top of page

Neighborhood Drilling: How Neighborhood Drilling Hurts Lower Socioeconomic Communities in LA County

By Abigail Balais

Photo courtesy of Earth Justice

With over 20% of total US climate emissions being from oil, gas, and coal extractions, the oil industry is one of the leading contributors to climate change. Knowing this, we question: How else has Big Oil negatively impacted the environment?

It is widely known and frequently talked about that oil drilling disrupts wildlife habitats, leads to light pollution, and produces dangerous emissions, and negatively affects tourism through the destruction of pristine landscapes. But one problem created from Big Oil that not many are aware of is neighborhood drilling.

Neighborhood drilling is when oil and gas drilling sites are in production in close proximity to neighborhoods, schools, and general residential areas. The occurrence of neighborhood drilling in LA had an early beginning since it started almost 150 years ago. The fossil fuel industry played a huge role in Los Angeles’ early development, when oil was easy to access, and where there was a clear separation between oil-producing zones and residential neighborhoods. But, this was in the 1890s, when the population was 50,000 people, and it was more possible to separate communities from the oilfields. By 1930, California was producing almost 25% of the world’s oil output, and the population grew to 1.2 million people, making the line of separation thinner and thinner. Today, there are 105,000 oil and gas wells in California alone. In LA County, there are 5,000 wells. In Bakersfield, CA there is an oilfield that produces over 60% of the oil in California, 10% of the US oil supply, and 1% of the world’s total oil production.

Oilfield near Bakersfield, CA | Photo by Mark Ralston/AFP/Getty Images

Despite having these oilfields, oil drilling sites have continued to be placed in lower socioeconomic communities all over LA County. One that has been documented is one in LA’s Wilmington California, pictured below. Seen is an oil pumpjack right outside the fence of a park. Unfortunately, this is only one example of many, showing the direct disregard that the oil industry has for communities of lower socioeconomic status. More than five million people in California live near an oil or gas well, two-thirds of whom are people of color.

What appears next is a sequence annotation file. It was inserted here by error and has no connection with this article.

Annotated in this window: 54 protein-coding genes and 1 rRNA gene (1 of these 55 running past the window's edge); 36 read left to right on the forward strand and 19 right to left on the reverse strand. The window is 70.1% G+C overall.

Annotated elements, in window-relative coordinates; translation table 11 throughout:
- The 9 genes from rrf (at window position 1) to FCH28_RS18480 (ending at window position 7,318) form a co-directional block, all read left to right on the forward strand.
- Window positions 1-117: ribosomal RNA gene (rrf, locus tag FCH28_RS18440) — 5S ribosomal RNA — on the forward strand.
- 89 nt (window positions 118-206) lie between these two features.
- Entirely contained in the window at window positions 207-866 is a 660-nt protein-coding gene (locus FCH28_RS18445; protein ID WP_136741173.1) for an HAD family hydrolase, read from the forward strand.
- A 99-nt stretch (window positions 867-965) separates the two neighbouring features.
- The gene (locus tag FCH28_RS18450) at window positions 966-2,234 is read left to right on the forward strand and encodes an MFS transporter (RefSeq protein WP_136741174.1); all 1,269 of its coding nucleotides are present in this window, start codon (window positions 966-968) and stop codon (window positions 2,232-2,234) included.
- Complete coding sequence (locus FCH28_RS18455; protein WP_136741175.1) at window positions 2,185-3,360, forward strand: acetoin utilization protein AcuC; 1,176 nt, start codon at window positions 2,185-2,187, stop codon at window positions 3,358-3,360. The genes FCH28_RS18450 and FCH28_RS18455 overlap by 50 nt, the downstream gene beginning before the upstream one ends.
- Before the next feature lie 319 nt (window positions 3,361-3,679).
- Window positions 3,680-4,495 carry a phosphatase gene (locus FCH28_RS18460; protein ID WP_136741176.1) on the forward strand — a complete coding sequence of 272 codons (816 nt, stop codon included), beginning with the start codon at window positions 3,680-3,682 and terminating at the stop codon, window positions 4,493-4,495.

Pumpjack in Neighborhood of Wilmington, CA | Photo by Nacho Corbella

It is generally recommended to place oil wells, oil drilling, and pump jacks at least 3,200 feet away from residential areas, as this is the minimum safe distance between neighborhoods and drilling. Because this recommendation has been ignored in LA County, there are endless cases of health issues for communities in the area.

With the rapid increase in population, the line of separation has been immensely blurred exposing members of these communities to toxic chemicals like crystalline silica, methanol, hydrochloric acid, formaldehyde, and too many more.

Organizations like STAND-LA and VISION fight for the protection of communities who are disproportionately affected by neighborhood drilling. The tens of thousands of tons of toxic air chemicals used in Los Angeles County and surrounding communities pose unacceptable public health and safety risks. Through inadequate reporting and secrecy, oil companies hide the full health risks from the public. State and local governments must take stronger action to protect our communities from these dangerous oil industry chemicals.



7 ways oil and gas drilling is bad for the environment. The Wilderness Society. (n.d.). Retrieved January 24, 2023, from

Bakersfield - the Oil Capitol of California. (n.d.). Retrieved January 24, 2023, from

Danger next door: Top 12 toxics used for neighborhood oil drilling in ... (n.d.). Retrieved

January 25, 2023, from

History of oil in Los Angeles. S T A N D - L.A. (n.d.). Retrieved January 24, 2023, from

The issues. CleanBreak. (n.d.). Retrieved January 24, 2023, from

Oil and gas pollution. Earthworks. (2022, June 21). Retrieved January 24, 2023, from



USC Environmental Health Centers. INFOGRAPHIC: Neighborhood Oil Drilling - USC

Environmental Health Centers. (n.d.). Retrieved January 24, 2023, from


bottom of page